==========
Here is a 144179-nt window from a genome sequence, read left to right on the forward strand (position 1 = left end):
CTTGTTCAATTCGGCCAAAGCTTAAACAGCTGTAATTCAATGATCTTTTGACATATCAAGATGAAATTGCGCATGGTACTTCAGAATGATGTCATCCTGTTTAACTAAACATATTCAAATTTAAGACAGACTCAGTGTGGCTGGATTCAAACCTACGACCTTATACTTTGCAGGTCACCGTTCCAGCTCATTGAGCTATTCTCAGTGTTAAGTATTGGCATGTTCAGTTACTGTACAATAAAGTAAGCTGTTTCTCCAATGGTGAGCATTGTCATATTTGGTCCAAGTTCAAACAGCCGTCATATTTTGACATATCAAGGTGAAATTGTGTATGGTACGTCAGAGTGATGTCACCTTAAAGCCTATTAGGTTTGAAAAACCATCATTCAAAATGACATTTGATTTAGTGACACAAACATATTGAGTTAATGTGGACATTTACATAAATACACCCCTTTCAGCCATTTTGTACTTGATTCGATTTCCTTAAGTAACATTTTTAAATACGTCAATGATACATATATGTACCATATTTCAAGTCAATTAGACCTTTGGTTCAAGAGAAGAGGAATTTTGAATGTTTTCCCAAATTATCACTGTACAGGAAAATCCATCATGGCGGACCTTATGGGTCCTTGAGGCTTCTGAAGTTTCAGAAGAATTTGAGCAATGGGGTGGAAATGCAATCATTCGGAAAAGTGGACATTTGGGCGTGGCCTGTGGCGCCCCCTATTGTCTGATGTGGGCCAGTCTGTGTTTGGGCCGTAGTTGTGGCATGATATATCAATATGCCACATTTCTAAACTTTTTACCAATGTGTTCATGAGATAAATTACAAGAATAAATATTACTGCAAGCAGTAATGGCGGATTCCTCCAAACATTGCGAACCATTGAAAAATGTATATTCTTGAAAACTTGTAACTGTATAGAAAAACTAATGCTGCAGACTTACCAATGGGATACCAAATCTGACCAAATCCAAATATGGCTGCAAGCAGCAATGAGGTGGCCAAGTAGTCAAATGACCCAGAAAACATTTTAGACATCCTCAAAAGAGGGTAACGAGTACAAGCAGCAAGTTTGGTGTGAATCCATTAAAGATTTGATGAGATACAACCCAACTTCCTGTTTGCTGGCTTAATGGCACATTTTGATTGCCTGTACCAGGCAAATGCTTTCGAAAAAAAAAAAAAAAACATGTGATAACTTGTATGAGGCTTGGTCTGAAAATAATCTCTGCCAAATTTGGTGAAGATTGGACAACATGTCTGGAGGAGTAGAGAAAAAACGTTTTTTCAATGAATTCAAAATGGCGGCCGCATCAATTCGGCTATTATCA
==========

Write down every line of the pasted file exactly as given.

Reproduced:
Here is a 144179-nt window from a genome sequence, read left to right on the forward strand (position 1 = left end):
CTTGTTCAATTCGGCCAAAGCTTAAACAGCTGTAATTCAATGATCTTTTGACATATCAAGATGAAATTGCGCATGGTACTTCAGAATGATGTCATCCTGTTTAACTAAACATATTCAAATTTAAGACAGACTCAGTGTGGCTGGATTCAAACCTACGACCTTATACTTTGCAGGTCACCGTTCCAGCTCATTGAGCTATTCTCAGTGTTAAGTATTGGCATGTTCAGTTACTGTACAATAAAGTAAGCTGTTTCTCCAATGGTGAGCATTGTCATATTTGGTCCAAGTTCAAACAGCCGTCATATTTTGACATATCAAGGTGAAATTGTGTATGGTACGTCAGAGTGATGTCACCTTAAAGCCTATTAGGTTTGAAAAACCATCATTCAAAATGACATTTGATTTAGTGACACAAACATATTGAGTTAATGTGGACATTTACATAAATACACCCCTTTCAGCCATTTTGTACTTGATTCGATTTCCTTAAGTAACATTTTTAAATACGTCAATGATACATATATGTACCATATTTCAAGTCAATTAGACCTTTGGTTCAAGAGAAGAGGAATTTTGAATGTTTTCCCAAATTATCACTGTACAGGAAAATCCATCATGGCGGACCTTATGGGTCCTTGAGGCTTCTGAAGTTTCAGAAGAATTTGAGCAATGGGGTGGAAATGCAATCATTCGGAAAAGTGGACATTTGGGCGTGGCCTGTGGCGCCCCCTATTGTCTGATGTGGGCCAGTCTGTGTTTGGGCCGTAGTTGTGGCATGATATATCAATATGCCACATTTCTAAACTTTTTACCAATGTGTTCATGAGATAAATTACAAGAATAAATATTACTGCAAGCAGTAATGGCGGATTCCTCCAAACATTGCGAACCATTGAAAAATGTATATTCTTGAAAACTTGTAACTGTATAGAAAAACTAATGCTGCAGACTTACCAATGGGATACCAAATCTGACCAAATCCAAATATGGCTGCAAGCAGCAATGAGGTGGCCAAGTAGTCAAATGACCCAGAAAACATTTTAGACATCCTCAAAAGAGGGTAACGAGTACAAGCAGCAAGTTTGGTGTGAATCCATTAAAGATTTGATGAGATACAACCCAACTTCCTGTTTGCTGGCTTAATGGCACATTTTGATTGCCTGTACCAGGCAAATGCTTTCGAAAAAAAAAAAAAAAACATGTGATAACTTGTATGAGGCTTGGTCTGAAAATAATCTCTGCCAAATTTGGTGAAGATTGGACAACATGTCTGGAGGAGTAGAGAAAAAACGTTTTTTCAATGAATTCAAAATGGCGGCCGCATCAATTCGGCTATTATCA